Re­mem­brance Sun­day cer­e­mony causes traf­fic night­mare

Malta Independent - - NEWS -

The Re­mem­brance Day cer­e­mony at the war memo­rial in Flo­ri­ana and con­cur­rent road works yes­ter­day cre­ated an almighty traf­fic jam stretch­ing back to Msida, mo­torists said.

St Anne Street was closed for the cer­e­mony, with traf­fic di­rected to Sar­ria but on reach­ing the area of the In­de­pen­dence mon­u­ment, traf­fic was di­rected back to Msida via po­lice head­quar­ters - it could not turn to the right be­cause of the cer­e­mony and it could not turn left to­wards the Ex­cel­sior Ho­tel be­cause of road works.

Even ac­cess to the MCP car park was closed.

Traf­fic to­wards Val­letta on Sun­day morn­ing is usu­ally thin, but the al­ways pop­u­lar book fair was cur­rently be­ing held at the Mediter­ranean Con­fer­ence Cen­tre.

Mean­while in his homily at the Mass pre­ced­ing the Re­mem­brance Day cer­e­mony, ad­dress­ing the mem­bers of the armed forces, Arch­bishop Charles Sci­cluna said that on Re­mem­brance Sun­day we ful­fill our duty to re­mem­ber all those who died serv­ing our coun­try in times of con­flict, all those who gave their lives in or­der that we may en­joy peace and se­cu­rity.

The af­fir­ma­tion of peace is not an easy task, es­pe­cially due to the fact that war hard­ens the hearts of men and in­creases vi­o­lence and ha­tred.

John XXIII in “Pacem in ter­ris” (1963), en­dorsed the four pil­lars of peace in so­cial life: Truth, Jus­tice, Char­ity and Free­dom.

The first pil­lar is truth. It en­cour­ages you to ac­knowl­edge each and ev­ery one’s rights and duty as cit­i­zens of the Repub­lic, in­clud­ing the rights and du­ties of your own men and women mem­bers of the Armed Forces. This re­quires in the lead­er­ship of the Army a strong sense of the State at the ser­vice of the com­mon good.

The sec­ond pil­lar is jus­tice. Lead­er­ship and ser­vice based on jus­tice means that peo­ple “re­spect the rights of oth­ers and do their duty.” If you ac­knowl­edge rights and du­ties you are more able to re­spect the fun­da­men­tal hu­man rights of cit­i­zens, more able do your duty un­der the rule of law.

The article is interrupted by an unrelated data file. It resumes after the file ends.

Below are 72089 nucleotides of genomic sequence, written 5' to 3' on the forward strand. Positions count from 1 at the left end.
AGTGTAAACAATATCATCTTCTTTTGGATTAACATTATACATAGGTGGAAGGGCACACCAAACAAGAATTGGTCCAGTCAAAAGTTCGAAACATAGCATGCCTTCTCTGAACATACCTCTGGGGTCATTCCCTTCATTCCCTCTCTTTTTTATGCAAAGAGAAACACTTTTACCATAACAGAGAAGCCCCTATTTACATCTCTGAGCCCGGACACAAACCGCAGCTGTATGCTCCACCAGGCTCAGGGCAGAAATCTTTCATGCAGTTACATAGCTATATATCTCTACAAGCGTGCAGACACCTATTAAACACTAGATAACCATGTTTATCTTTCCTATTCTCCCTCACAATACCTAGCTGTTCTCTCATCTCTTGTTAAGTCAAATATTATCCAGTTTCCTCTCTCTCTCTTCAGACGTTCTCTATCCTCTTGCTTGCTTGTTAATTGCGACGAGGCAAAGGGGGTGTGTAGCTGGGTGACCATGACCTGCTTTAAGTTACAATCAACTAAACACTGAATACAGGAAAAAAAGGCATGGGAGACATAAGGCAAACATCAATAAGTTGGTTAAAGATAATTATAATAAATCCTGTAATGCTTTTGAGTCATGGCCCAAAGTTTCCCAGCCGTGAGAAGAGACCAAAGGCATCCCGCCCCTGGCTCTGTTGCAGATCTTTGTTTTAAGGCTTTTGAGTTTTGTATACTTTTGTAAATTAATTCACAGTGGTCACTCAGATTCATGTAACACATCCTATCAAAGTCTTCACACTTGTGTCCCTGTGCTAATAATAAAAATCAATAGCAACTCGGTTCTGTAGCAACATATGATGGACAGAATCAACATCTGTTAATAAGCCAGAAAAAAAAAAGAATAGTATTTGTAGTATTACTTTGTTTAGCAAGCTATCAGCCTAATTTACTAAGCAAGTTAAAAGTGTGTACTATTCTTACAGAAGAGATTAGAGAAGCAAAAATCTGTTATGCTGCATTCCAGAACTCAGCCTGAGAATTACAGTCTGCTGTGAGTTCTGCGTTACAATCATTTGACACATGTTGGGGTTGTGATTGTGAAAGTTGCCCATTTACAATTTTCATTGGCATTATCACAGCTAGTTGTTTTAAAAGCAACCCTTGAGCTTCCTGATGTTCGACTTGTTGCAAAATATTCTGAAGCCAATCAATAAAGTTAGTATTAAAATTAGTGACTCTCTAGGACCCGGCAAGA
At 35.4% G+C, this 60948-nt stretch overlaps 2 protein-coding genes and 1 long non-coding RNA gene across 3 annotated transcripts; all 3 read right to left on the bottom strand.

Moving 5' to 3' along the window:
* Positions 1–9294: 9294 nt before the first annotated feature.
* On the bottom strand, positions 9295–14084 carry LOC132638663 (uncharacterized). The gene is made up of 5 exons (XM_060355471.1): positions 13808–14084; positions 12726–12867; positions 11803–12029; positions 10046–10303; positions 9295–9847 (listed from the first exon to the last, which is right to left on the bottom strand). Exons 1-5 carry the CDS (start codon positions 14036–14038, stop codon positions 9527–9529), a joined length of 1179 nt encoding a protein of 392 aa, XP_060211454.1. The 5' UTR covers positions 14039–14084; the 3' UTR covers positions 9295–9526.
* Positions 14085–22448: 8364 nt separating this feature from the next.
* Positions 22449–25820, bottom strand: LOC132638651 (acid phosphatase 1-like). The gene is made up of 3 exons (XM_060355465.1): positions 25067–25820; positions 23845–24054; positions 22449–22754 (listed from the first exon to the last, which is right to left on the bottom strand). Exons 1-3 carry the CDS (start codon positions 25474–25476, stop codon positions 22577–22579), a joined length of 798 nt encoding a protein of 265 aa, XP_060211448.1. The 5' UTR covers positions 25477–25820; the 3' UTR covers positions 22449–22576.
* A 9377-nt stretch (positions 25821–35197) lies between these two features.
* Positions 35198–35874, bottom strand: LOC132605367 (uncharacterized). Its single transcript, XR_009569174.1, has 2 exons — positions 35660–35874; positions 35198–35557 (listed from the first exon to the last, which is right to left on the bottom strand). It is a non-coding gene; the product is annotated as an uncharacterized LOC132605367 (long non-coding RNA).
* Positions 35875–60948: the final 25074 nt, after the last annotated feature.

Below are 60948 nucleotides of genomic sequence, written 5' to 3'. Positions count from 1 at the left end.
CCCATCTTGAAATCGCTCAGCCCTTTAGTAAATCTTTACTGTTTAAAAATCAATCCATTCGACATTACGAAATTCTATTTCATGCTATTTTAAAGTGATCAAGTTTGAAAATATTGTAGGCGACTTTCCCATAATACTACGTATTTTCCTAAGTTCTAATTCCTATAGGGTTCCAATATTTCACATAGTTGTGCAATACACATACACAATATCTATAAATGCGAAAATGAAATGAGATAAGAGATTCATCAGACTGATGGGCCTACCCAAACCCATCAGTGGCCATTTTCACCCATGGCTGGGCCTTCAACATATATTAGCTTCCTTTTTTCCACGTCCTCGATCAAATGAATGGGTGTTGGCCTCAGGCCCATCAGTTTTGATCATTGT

The third pil­lar is char­ity (love). I en­cour­age you to pro­mote an en­vi­ron­ment of char­ity among all ranks, avoid­ing cruel gos­sip that poi­sons your morale, striv­ing to cher­ish the gifts that each and ev­ery­one of you brings to the Armed Forces. In the name of the peo­ple of our fair is­lands, I would like to thank you for your heroic work in civil pro­tec­tion, and for the part you play in hu­man­i­tar­ian mis­sions in the Mediter­ranean. This is in­deed a gen­er­ous wit­ness to char­ity that is wor­thy of our praise and ad­mi­ra­tion.

The fourth pil­lar is free­dom. The question of free­dom in the con­text of any army sub­ject to mil­i­tary dis­ci­pline is in­deed a del­i­cate one. My prayer is that the lead­er­ship and the ranks will never be faced with the tragic choice be­tween the call of duty and the de­mands of con­science. As to the re­la­tion­ship of the Armed Forces to us, or­di­nary cit­i­zens of the Repub­lic, my prayer is that you will never be called by the pow­ers that be to deny our free­doms by force or un­just vi­o­lence. May we al­ways find in you the keep­ers of our se­cu­rity, the de­fend­ers of our free­doms.

Photos: Jonathan Borg

Newspapers in English

Newspapers from Malta

© PressReader. All rights reserved.